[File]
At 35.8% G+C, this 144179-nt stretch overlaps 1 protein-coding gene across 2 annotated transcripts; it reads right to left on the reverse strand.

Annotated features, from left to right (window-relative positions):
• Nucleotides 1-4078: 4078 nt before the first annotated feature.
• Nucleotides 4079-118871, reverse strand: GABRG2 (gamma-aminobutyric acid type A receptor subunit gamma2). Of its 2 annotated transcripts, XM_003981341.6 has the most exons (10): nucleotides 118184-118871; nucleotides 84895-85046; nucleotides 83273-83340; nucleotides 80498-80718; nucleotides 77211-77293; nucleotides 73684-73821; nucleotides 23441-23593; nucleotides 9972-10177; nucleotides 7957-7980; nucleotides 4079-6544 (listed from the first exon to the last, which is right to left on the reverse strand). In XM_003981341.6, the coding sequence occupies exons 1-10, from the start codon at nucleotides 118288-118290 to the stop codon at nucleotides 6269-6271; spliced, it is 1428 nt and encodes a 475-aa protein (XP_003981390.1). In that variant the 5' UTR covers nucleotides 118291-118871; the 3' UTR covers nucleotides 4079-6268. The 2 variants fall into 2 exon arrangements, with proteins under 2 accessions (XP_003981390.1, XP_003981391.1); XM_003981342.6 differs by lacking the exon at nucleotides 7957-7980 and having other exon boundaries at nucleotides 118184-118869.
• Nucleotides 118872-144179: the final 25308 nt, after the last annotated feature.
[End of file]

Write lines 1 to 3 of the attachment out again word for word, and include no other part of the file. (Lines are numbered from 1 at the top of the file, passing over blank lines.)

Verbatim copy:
At 35.8% G+C, this 144179-nt stretch overlaps 1 protein-coding gene across 2 annotated transcripts; it reads right to left on the reverse strand.

Annotated features, from left to right (window-relative positions):
• Nucleotides 1-4078: 4078 nt before the first annotated feature.